Adding Antiandrogen Therapy to Radiation Therapy in Recurrent Prostate Cancer


Key Points

  • The addition of bicalutamide to radiotherapy improved overall survival in men with recurrent prostate cancer.
  • The risk of prostate cancer–specific mortality, distant metastases, and second biochemical recurrence was also reduced.

As reported in The New England Journal of Medicine by Shipley et al in the NRG Oncology Radiation Therapy Oncology Group (RTOG), the final analysis of the phase III RTOG 9601 trial showed that the addition of antiandrogen therapy with bicalutamide to radiation therapy significantly improves overall and prostate cancer–specific survival in men with recurrent prostate cancer.Since the inception of the trial, bicalutamide has been replaced by the use of injectable gonadotropin-releasing hormone agonists in this setting.

Study Details

In the double-blind trial, 760 patients from NRG Oncology member sites, including community-based sites, were randomized between 1998 and 2003 to receive antiandrogen therapy consisting of 24 months of bicalutamide at 150 mg daily (n = 384) or placebo (n = 376) daily during and after radiation therapy. Patients had undergone prostatectomy with lymphadenectomy and had disease on pathologic testing consisting of tumor stage T2 (confined to the prostate but with a positive surgical margin) or T3 (histologic extension beyond the prostatic capsule), no nodal involvement, and prostate-specific antigen level of 0.2 to 4.0 ng/mL. Radiation therapy consisted of two- or three-dimensional planning systems, according to institutional choice, and a total dose of 64.8 Gy given in 36 daily fractions of 1.8 Gy in 5 sessions per week. The primary endpoint was overall survival.

Patients had a median age of 65 years, median prostate-specific antigen level at baseline of 0.6 ng/mL, median interval between surgery and first detectable prostate-specific antigen level of 1.4 years, and median interval between surgery and trial entry of 2.1 years.

Improved Outcomes in Antiandrogen Group

Median follow-up among surviving patients was 13 years. The actuarial rate of overall survival at 12 years was 76.3% in the bicalutamide group vs 71.3% in the placebo group (hazard ratio [HR] = 0.77, P = .04). The 12-year prostate cancer–specific mortality rate on central review was 5.8% vs 13.4% (HR = 0.49, P < .001).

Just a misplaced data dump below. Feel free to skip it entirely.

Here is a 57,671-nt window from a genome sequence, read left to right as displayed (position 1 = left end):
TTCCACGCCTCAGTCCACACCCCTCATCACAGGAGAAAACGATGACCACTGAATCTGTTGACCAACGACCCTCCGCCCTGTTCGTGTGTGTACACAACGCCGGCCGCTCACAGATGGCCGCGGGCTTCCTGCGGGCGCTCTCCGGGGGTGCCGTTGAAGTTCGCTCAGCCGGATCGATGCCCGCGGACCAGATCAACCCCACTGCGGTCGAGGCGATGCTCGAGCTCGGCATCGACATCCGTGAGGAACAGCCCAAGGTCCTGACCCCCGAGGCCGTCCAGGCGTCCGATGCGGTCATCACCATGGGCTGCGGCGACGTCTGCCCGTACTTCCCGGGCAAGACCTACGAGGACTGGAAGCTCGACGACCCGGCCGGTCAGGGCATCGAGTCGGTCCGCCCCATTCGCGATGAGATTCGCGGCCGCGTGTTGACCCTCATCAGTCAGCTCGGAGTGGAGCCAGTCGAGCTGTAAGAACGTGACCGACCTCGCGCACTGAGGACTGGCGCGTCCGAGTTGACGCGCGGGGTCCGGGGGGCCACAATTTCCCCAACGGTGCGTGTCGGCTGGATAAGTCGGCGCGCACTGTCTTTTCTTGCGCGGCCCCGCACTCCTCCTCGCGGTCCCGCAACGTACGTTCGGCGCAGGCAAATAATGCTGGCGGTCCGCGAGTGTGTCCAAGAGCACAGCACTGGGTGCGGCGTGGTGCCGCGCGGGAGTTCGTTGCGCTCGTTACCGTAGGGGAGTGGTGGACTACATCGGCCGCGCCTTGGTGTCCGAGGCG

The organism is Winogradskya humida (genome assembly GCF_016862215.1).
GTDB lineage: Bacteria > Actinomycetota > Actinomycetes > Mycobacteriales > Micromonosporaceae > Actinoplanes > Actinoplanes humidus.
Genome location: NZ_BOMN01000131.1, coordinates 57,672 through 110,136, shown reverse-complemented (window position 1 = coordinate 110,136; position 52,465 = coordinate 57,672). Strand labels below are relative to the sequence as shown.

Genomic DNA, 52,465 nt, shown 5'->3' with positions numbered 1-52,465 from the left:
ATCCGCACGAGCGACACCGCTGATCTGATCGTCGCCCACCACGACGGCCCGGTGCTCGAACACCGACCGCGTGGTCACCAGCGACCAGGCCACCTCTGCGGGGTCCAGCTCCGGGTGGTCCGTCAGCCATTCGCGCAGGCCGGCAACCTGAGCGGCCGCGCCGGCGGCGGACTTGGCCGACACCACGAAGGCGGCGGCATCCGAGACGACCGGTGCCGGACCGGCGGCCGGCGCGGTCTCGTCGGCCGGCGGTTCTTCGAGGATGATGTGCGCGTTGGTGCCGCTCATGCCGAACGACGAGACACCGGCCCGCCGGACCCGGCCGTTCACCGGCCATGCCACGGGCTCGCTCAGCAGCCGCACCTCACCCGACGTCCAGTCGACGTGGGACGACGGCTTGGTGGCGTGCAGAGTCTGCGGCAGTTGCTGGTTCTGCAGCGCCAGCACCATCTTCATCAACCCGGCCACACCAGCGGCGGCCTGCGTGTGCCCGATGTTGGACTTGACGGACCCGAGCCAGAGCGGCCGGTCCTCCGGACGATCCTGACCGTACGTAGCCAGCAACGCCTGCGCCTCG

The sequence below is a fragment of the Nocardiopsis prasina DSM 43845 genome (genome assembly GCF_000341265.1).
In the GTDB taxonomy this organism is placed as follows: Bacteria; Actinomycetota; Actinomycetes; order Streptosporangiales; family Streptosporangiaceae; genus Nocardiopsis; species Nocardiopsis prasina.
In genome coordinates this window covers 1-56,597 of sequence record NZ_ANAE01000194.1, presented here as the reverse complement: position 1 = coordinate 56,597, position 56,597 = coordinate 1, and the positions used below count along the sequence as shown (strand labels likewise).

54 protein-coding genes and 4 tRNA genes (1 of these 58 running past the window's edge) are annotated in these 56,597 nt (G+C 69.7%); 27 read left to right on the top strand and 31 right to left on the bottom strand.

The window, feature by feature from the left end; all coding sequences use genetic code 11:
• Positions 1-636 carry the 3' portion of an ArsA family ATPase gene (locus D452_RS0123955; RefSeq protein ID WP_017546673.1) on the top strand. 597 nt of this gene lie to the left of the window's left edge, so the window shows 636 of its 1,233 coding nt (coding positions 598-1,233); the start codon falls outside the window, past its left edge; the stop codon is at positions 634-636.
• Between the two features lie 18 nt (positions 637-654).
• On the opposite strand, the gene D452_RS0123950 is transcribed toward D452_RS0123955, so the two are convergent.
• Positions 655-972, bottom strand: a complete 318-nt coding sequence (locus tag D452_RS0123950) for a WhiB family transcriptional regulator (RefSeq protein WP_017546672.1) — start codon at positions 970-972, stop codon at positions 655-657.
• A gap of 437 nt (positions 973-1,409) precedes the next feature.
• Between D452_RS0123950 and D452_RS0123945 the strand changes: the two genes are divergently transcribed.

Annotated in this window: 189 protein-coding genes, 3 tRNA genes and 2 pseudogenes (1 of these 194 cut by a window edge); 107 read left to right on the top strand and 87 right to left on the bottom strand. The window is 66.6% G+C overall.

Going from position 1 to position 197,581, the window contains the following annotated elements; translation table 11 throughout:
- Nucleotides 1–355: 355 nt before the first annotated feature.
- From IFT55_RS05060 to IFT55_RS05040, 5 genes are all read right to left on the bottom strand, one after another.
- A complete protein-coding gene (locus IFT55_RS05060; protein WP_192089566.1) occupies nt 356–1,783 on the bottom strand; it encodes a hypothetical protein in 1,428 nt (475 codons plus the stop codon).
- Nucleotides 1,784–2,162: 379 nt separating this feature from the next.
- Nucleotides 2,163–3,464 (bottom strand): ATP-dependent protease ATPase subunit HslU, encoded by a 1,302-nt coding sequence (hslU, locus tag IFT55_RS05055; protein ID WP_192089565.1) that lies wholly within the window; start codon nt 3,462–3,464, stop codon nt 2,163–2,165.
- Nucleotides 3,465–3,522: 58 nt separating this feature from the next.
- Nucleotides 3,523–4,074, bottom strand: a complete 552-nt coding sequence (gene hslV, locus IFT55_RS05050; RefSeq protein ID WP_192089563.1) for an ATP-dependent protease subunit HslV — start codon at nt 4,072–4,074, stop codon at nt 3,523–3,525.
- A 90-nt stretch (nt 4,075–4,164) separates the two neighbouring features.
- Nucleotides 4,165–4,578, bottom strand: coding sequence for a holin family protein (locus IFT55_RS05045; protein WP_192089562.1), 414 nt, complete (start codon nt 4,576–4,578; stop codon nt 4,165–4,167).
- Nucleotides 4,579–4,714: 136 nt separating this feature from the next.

The cumulative incidence of distant metastases at 12 years was 14.5% vs 23.0% (HR = 0.63, P = 0.005). The cumulative incidence of a second biochemical recurrence at 12 years was 44.0% vs 67.9% (HR = 0.48, P < .001). In a post hoc analysis, the bicalutamide group had a 55% improvement in overall survival at 12 years among patients with a prostate-specific antigen level > 1.5 at study entry (HR = 0.45, P = .007).

In subgroup analyses, hazard ratios for overall survival favored bicalutamide according to Gleason score (significant for score = 7; HR = 0.69, P = .04), prostate-specific antigen levels of 0.7 to 1.5 (HR = 0.61, P = .03) or > 1.5 ng/mL, and positive or negative surgical margin (significant for positive margin; HR = 0.73, P = .04). The hazard ratio nonsignificantly favored placebo among patients with a baseline prostate-specific antigen level < 0.7 ng/mL (HR = 1.13, P = .53).

On multivariate analysis, bicalutamide treatment group (HR = 0.75, P = .025), entry prostate-specific antigen level of 1.6 to 4.0 vs 0.2 to 1.5 ng/mL (HR = 1.59, P = .003), age ≥ 65 vs < 65 years (HR = 2.18, P <.001), and Gleason score of 8 to 10 vs 2 to 6 (HR = 1.89, P < .001) were significantly associated with overall survival.

Adverse Events

Grade 1, 2, and 3 hot flashes in the bicalutamide vs placebo groups occurred in 16.6% vs 14.1%, 4.5% vs 2.9%, and 0.8% vs 0% of patients, respectively. Gynecomastia occurred in 69.7% vs 10.9% of patients, including grade 1, 2, and 3 events in 42.4% vs 8.8%, 23.6% vs 2.1%, and 3.7% vs 0% (P < .01 for all), respectively. Among late toxicities, grade 3 genitourinary adverse events occurred in 7.0% vs 6.0%, and grade 4 events occurred in 0.3% and 0.8%; grade 2 liver toxicity occurred in 1.6% vs 0.8%, and grade 3 toxicity occurred in 0.8% vs 0.3%.

The investigators concluded: “The addition of 24 months of antiandrogen therapy with daily bicalutamide to salvage radiation therapy resulted in significantly higher rates of long-term overall survival and lower incidences of metastatic prostate cancer and death from prostate cancer than radiation therapy plus placebo.”

The study was funded by the National Cancer Institute and AstraZeneca.

The content in this post has not been reviewed by the American Society of Clinical Oncology, Inc. (ASCO®) and does not necessarily reflect the ideas and opinions of ASCO®.